I was really excited to read this novella, in order to see inside Logan’s head in the aftermath of what happened with Gwen. All that I really felt like I got, though, was angst.
The premise of this book was a bit lacking, but the way that Estep wrote it managed to make it work for me. The whole “quest for an antidote” thing feels a bit overdone, especially when you know that someone’s going to be waiting to ambush you. But there were a few twists that, while being hinted at ahead of time, were still fun and managed to make the story work.
I think that this book kind of re-sold me on the series. I was starting to get a bit annoyed with Gwen always being stupid and having to be saved by others, and everything being so predictable, and Crimson Frost finally addressed some of those concerns for me. It still wasn’t the most original and unexpected thing I’ve ever read, but it was at least better than the last few books.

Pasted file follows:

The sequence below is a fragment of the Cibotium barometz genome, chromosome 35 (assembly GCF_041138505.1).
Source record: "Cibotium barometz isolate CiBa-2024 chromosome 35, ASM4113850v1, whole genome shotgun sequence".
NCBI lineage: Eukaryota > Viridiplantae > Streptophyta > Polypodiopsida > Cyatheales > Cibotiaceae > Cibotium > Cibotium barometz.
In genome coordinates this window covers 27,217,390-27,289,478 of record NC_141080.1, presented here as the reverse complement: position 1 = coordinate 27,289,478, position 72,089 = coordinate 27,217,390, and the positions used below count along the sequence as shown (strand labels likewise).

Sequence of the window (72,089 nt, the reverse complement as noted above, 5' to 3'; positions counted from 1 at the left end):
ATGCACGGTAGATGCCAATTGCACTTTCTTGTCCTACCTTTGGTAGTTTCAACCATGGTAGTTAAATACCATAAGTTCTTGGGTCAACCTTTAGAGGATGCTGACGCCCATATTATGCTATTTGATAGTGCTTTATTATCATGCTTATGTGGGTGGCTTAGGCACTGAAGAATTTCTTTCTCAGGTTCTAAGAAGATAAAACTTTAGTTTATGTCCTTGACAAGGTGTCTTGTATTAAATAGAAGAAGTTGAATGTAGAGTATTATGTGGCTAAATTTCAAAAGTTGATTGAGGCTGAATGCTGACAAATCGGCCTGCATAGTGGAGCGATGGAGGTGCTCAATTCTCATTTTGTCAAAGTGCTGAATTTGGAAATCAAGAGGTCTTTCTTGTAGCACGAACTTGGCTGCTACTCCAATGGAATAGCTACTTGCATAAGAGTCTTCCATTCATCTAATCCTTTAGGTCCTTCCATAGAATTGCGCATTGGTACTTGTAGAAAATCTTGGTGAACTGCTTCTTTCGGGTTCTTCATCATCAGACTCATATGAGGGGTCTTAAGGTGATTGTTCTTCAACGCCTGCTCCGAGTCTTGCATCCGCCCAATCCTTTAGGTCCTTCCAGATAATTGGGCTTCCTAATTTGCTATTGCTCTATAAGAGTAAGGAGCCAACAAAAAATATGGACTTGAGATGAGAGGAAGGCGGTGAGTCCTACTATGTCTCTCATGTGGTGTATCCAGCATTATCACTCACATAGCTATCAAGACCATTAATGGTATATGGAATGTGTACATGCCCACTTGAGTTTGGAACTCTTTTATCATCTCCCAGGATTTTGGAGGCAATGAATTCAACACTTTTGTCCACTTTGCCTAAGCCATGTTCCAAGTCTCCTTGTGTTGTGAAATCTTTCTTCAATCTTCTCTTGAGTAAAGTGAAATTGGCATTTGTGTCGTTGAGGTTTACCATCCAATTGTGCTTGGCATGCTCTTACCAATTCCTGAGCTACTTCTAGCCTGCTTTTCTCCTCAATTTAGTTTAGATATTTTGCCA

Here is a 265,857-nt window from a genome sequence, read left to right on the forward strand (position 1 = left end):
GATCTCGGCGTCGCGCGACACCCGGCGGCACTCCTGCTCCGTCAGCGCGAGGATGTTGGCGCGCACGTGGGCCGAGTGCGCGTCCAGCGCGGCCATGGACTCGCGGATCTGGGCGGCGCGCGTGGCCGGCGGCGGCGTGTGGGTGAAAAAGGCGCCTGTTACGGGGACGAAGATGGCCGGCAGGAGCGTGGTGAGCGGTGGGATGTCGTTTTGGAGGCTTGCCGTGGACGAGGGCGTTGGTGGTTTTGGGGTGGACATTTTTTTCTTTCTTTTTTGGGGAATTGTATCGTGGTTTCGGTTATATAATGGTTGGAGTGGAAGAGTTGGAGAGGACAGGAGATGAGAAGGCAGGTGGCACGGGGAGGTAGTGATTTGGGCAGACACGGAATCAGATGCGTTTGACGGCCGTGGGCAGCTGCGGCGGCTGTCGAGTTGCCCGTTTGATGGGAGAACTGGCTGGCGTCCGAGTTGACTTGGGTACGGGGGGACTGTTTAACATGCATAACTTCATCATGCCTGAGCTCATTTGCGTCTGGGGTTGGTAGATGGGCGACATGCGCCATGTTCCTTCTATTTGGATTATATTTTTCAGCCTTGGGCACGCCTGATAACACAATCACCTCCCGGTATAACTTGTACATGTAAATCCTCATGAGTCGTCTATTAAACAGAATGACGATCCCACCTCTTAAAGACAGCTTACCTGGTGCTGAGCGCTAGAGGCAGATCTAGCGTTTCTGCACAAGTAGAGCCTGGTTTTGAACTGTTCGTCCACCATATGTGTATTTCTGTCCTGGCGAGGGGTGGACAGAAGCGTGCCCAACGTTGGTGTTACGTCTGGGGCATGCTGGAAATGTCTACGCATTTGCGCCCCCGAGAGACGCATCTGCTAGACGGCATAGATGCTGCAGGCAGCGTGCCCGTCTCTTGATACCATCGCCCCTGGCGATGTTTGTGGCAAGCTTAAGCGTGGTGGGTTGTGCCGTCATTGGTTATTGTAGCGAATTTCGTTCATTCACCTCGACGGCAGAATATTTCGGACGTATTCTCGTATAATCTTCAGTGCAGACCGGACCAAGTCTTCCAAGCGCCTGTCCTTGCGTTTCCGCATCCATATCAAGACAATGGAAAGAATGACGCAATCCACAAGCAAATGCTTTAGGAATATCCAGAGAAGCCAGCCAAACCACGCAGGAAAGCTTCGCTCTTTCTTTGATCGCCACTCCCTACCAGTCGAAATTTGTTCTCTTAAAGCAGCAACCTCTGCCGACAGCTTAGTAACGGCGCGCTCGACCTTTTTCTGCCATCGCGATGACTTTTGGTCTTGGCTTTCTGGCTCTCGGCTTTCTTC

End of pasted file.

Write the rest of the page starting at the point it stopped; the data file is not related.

One thing that I like about this series is the sense of adventure, and on that front, this book didn’t disappoint. It definitely has more going on than the previous two novels, or at least, more interesting fights going on. And while the mythology angle still isn’t done super well, I feel like maybe it’s improved a tiny bit. At least, it’s gotten more complicated.
I was really looking forward to reading this book and seeing things move forward, especially the relationships between the characters. But then Gwen spent most of the book pining after Logan, and everyone just seems rich and bitchy, and the villain is super predictable, and … ugh.